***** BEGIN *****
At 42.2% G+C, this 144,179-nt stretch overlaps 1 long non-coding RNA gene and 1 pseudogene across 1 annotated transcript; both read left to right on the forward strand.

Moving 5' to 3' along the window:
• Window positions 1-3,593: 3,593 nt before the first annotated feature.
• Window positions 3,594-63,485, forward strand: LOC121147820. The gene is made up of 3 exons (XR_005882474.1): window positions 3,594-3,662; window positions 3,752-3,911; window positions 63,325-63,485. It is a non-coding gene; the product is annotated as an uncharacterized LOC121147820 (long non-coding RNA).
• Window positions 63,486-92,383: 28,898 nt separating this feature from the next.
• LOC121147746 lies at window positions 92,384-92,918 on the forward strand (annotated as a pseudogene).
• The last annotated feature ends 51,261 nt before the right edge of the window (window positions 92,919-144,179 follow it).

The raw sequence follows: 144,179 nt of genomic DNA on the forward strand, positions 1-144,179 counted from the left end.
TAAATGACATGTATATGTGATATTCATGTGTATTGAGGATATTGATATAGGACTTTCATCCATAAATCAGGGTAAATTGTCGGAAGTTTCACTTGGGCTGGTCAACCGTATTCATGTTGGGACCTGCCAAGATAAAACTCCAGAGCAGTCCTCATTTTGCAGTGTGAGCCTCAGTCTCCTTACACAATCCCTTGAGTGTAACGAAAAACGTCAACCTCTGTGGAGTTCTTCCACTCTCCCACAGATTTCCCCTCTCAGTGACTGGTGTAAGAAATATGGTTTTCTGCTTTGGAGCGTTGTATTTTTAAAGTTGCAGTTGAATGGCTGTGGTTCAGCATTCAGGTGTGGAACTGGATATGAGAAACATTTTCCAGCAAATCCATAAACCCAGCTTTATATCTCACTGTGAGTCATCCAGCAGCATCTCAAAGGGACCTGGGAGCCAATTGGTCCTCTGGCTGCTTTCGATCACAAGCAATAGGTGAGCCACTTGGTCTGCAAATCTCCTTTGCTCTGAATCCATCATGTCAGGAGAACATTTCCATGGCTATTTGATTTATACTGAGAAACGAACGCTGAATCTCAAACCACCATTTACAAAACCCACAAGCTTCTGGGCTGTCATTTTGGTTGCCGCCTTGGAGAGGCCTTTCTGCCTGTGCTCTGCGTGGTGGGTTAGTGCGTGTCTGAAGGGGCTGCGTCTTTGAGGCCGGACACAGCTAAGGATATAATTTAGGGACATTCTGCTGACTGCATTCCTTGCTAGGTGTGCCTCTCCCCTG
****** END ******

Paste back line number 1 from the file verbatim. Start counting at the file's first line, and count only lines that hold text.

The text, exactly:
At 42.2% G+C, this 144,179-nt stretch overlaps 1 long non-coding RNA gene and 1 pseudogene across 1 annotated transcript; both read left to right on the forward strand.